The good news is not that the Department of Licensing (DOL) waived late fees because their computer failed to send me a reminder.  The good news is that I wasn’t stopped by police while driving license-free, nor was I involved in a traffic accident.  A friend told me that in case of an accident, while the DOL would forgive me, the police would not.  And I don’t imagine my insurance company would be merciful either.

The really good news is that my weight is fifteen pounds less than what was recorded on the old license and this year’s picture turned out much better. (The previous one, which was taken after I raced to the DOL from the bank, when the teller said, “Happy birthday. Your license expires today,” is the one featured in the photo above. And in case anyone thinks they can see a pattern here, I have been renewing on-line and on-time my whole life.)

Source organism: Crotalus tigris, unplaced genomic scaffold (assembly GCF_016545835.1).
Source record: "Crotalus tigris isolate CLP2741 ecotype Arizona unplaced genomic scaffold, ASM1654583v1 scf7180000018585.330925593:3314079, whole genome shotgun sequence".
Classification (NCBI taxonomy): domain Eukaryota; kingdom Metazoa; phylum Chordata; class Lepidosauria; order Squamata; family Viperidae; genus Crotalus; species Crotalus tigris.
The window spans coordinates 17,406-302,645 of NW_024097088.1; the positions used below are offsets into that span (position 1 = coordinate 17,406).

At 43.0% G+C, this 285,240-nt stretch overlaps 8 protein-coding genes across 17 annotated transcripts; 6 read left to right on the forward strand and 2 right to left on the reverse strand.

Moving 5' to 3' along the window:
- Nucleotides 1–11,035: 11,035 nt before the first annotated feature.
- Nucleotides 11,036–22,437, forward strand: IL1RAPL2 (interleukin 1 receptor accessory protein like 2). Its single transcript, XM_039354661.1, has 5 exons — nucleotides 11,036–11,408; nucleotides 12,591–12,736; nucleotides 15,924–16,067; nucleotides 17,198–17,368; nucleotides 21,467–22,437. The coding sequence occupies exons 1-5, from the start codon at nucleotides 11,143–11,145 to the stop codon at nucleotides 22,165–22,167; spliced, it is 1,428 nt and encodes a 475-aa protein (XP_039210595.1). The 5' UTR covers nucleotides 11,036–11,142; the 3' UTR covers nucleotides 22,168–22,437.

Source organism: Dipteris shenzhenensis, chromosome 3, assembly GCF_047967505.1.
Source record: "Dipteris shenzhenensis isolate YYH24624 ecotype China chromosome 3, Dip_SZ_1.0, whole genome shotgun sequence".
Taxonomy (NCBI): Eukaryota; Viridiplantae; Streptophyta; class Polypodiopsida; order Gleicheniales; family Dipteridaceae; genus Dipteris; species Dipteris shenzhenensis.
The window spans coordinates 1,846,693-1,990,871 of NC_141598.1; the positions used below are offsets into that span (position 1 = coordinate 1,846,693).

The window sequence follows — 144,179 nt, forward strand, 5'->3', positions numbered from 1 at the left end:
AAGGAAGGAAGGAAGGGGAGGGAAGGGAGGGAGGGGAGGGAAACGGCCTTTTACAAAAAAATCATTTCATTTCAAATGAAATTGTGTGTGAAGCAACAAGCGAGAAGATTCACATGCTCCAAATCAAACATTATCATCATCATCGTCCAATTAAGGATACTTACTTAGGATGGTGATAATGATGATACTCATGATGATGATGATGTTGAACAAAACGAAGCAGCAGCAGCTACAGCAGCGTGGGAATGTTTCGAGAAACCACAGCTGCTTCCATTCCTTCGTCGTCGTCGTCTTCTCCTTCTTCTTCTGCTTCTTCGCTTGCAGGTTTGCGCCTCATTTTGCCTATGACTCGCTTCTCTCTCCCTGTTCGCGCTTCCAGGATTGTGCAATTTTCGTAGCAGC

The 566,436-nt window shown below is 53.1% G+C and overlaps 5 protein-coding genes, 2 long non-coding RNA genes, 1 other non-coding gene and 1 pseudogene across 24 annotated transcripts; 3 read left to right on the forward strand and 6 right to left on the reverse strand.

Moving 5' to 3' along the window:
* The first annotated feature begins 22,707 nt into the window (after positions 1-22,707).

My only worry is, who’s going to remind me six years from now when I have to renew it again? My memory may not be trustworthy by then.

 

 

 

 

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Much to be grateful for

gordon belly‘Tis the season to be grateful.  When asked, “What are you most grateful for?” people inevitably say “for family and friends.” Adults are reluctant to admit they are also grateful for certain possessions. It sounds so shallow. But there’s nothing wrong with expanding the scope of our gratitude to include an appreciation for the impersonal.

Winter will be here soon.  Outdoor conditions in this season rotate between dank and icy; sunlight fades a minute or two earlier each day. As temperatures have recently peaked in the mid-thirties, I’m grateful for a furnace that pumps out warmth day and night at my command, and for windows that catch the distant rays of the sun. I’m grateful for a comforter at night, a bathrobe in the morning, and a newspaper to read with my first cup of tea. Along with gratitude for the machinery, comes an appreciation for those that made it possible.